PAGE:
A Global Pandemic Is No Time to Maintain Punishing Economic Sanctions

A Global Pandemic Is No Time to Maintain Punishing Economic Sanctions
People in protective clothing walk past rows of beds at a temporary 2,000-bed hospital for COVID-19 patients in Tehran, Iran, March 26, 2020 (AP photo by Ebrahim Noroozi).

Iran is one of the countries hit hardest by the coronavirus. As of March 30, it was behind only the United States, China, Italy, Spain, Germany and France in the number of confirmed cases, with more than 40,000. Its death rate is also one of the world’s highest, at around 7 percent, though it is well behind Italy’s staggering 11.4 percent.

Yet in the face of this public health crisis, President Donald Trump is continuing his “maximum pressure” campaign against Iran with crippling U.S. economic sanctions that were imposed after Trump unilaterally abandoned the international nuclear agreement curbing Iran’s nuclear program in May 2018. As recently as two weeks ago, the Trump administration imposed further sanctions against Iran as punishment for its behavior in the Middle East. A decision last fall to tighten sanctions on the Central Bank of Iran made it nearly impossible to actually use long-standing exceptions for shipments of food and medical supplies to Iran—from any country, not just the United States.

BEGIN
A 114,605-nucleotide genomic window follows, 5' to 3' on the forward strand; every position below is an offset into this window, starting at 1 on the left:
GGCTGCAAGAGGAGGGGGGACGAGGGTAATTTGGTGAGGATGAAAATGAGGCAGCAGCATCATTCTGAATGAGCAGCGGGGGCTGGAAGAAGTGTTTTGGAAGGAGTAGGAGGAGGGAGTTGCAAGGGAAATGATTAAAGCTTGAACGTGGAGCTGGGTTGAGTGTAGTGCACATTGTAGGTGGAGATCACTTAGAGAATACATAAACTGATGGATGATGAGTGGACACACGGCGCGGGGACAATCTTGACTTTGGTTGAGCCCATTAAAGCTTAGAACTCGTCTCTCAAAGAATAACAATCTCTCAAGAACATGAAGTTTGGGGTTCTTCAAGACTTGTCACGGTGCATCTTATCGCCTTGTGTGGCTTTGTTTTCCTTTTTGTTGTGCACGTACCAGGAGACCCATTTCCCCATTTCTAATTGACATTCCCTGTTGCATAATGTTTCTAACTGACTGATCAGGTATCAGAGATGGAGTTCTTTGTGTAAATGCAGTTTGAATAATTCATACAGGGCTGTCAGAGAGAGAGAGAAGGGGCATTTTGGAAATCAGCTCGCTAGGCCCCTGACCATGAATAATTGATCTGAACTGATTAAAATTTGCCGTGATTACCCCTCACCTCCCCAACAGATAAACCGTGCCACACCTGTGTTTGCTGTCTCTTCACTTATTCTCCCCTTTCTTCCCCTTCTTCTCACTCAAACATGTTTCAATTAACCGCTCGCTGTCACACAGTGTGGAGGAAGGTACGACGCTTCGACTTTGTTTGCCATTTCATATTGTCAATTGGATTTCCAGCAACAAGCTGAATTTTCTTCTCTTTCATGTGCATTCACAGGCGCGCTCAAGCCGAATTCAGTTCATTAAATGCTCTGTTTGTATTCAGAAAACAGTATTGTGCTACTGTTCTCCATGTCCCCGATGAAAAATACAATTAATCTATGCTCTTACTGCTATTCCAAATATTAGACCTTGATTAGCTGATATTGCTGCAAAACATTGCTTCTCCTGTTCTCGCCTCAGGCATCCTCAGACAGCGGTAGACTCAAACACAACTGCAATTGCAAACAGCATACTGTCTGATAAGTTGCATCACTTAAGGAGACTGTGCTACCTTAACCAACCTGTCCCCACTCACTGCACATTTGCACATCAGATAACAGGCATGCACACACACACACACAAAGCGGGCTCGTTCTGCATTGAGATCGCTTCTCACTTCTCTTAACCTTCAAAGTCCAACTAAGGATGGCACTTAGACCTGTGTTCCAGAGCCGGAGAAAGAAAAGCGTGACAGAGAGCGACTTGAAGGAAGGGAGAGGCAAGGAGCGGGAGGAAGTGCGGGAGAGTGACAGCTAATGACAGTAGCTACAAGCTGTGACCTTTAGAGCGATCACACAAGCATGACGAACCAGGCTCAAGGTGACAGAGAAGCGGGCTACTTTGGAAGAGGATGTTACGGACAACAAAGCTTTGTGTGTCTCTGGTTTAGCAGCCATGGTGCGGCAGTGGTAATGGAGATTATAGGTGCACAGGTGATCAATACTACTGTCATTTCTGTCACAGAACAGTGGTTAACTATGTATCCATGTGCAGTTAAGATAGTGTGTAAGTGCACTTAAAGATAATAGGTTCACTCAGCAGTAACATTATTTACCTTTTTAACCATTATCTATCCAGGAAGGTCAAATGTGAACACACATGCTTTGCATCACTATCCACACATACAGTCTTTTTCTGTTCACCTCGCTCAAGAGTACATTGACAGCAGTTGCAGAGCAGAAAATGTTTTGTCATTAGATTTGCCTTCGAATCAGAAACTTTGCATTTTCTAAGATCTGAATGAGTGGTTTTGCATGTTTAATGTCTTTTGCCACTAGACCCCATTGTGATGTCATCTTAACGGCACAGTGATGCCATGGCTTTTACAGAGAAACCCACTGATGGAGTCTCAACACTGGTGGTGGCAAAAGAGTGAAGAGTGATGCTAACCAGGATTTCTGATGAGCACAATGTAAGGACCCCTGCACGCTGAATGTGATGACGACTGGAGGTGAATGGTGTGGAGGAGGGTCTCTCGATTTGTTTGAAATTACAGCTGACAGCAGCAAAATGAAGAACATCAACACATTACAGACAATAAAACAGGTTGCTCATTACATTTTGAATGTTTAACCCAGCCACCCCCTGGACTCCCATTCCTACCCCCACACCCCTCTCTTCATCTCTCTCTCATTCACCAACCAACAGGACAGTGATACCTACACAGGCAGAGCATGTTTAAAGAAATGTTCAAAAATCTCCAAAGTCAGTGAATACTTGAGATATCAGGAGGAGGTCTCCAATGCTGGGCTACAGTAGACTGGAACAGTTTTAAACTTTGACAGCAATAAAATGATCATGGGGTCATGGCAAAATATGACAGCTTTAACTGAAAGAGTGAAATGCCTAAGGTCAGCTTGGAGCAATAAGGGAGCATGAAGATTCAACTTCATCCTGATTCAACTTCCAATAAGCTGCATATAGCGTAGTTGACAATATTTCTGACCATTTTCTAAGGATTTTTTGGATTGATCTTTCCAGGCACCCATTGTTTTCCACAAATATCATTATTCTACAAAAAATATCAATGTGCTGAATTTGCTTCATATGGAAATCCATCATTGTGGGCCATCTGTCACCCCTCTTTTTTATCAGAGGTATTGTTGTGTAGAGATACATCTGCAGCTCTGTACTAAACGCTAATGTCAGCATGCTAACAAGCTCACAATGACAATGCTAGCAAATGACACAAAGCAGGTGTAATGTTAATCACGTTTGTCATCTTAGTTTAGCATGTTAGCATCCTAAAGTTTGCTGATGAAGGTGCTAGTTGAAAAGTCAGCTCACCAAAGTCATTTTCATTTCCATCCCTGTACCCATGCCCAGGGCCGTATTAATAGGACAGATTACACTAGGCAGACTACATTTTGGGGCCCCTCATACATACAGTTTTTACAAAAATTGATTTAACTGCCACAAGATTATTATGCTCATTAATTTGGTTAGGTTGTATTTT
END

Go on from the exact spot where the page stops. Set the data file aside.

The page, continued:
This hard line from the Trump administration of maintaining sanctions during a global pandemic isn’t limited to Iran. It has kept stringent sanctions in place against a number of other highly vulnerable countries, including North Korea and Venezuela. While North Korea denies that it has any coronavirus cases, it has reportedly been seeking assistance from aid agencies to get more test kits and personal protective equipment for health workers.

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